The Quality Chop House
William Lander, Daniel Morgenthau and Shaun Searley
Described as a cookbook about a restaurant and not a restaurant cookbook, The Quality Chop House gives an enlightening but not laborious glimpse into the history of the building and the frequency it changed hands (the 1876 patron W Trevelyan stayed just two years, while 1888 owner PF Harris was ensconced there for a more respectable 15 years) – charting its move to ‘a progressive working class caterer’ serving no-nonsense British food. Some 70 years later, hearty British food remains the cornerstone of the restaurant’s menu, as do its legions of locals.
Introductions over, recipes make up the bulk of this book, with head chef Shaun Searley selecting ones that avoid striking fear into the heart of the amateur cook (except what are described as ‘a few elaborate dishes’). Many are not for complete dishes found on the menu but give a taste of what the restaurant is about.
The book is broken down into elements including snacks, starters, meat, mains, Sunday roasts and desserts, as well as focusing on the family meal, eaten each day at 4pm. Recipes are approachable and concise, each coming with a brief personal intro, such as ‘adding chopped boiled eggs calms down the acidity’; and ‘perfect for when all your money seems to have vanished’) by way of subtle hand-holding. There is also a separate section on the retail side of the business, looking at the adjoining QCH shop and its sandwich and carefully crafted wine offer.
Self indulgence: ✪✪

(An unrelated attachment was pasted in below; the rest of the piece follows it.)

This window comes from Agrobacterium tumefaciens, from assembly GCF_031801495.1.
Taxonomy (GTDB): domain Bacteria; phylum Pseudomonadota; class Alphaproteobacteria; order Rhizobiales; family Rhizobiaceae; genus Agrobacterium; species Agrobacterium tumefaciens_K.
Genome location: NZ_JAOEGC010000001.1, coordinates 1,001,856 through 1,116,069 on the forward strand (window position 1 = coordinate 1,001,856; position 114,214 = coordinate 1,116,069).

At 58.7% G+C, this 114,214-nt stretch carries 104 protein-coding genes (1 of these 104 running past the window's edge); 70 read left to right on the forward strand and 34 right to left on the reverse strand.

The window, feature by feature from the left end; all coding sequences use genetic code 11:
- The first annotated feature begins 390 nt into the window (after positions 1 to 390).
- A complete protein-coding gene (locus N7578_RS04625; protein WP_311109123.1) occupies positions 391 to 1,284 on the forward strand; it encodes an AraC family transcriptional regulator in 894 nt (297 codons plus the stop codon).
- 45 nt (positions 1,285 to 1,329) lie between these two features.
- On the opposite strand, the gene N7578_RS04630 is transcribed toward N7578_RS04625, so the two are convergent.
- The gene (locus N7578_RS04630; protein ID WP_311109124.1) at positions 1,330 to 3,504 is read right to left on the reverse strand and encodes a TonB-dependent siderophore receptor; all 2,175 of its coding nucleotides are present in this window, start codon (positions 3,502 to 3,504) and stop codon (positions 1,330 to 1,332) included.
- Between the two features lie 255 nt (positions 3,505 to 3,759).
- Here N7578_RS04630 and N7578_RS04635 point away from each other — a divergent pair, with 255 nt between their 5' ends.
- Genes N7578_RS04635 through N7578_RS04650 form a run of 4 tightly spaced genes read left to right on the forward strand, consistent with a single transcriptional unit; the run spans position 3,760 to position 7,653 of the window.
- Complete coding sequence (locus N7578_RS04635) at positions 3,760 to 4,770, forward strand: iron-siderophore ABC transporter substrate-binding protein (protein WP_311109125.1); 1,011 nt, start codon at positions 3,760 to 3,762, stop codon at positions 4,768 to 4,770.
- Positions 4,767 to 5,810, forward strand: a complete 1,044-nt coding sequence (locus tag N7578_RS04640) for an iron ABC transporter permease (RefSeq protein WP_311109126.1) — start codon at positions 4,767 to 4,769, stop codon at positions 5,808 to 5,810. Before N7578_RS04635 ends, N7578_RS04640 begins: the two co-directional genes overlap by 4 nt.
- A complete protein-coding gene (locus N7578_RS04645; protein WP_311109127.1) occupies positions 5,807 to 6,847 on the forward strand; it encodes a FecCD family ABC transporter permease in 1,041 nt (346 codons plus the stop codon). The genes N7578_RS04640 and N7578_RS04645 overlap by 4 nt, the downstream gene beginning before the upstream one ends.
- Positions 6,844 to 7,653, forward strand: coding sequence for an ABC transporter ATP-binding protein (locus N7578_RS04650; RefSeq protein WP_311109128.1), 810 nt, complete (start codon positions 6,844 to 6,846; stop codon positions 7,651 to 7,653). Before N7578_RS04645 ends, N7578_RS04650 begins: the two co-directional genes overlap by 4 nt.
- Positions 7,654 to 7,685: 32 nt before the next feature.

Must try recipe: The legendary confit potatoes
Number of pages: 256
Publication and price: Quadrille, £30
Signature Dishes that Matter
Chefs have long had a fascination with signature dishes – either creating their own to say something about their style of cooking or looking to others, sometimes for inspiration but more often out of curiosity or admiration. That a book dedicated to signature dishes hasn’t been put together before is something of a mystery, but now it has thanks to Phaidon and a team of international curators.
The book’s premise is to offer a history of gastronomy told through the most iconic dishes of the past three centuries and features some 200 dishes from more than 180 chefs across 30 countries. As a result, much is covered, from the iconic – the first ever gelato created in 1686; Marie-Antoine Carême’s vol-au-vent; the Big Mac – to the highly technical – the Adria brothers’ spherical green olives – and everything in between, from pies to burgers.
Part historical reference, part cookbook, it isn’t shackled in its scope by being the latter. While it includes recipes for contemporary dishes, even very complex ones such as the vegetable pulp burger served at Blue Hill, other entries are scant. Thus there is no original recipe for Casimir Moisson’s tournedos Rossini or for Anna potatoes, while other recipes are brutally to the point (ones for mapo tofu, tonkatsu and peach melba are just two sentences long).
To get round the problem of photography given that some dishes precede the photographic age, the book features illustrations for each dish, although the sketch-style drawings often don’t do justice to the dishes they depict.
Must try recipe: Impossible to pick
Number of pages: 448
Publication and price: Phaidon, £35
Jordi Roca and Ignacio Medina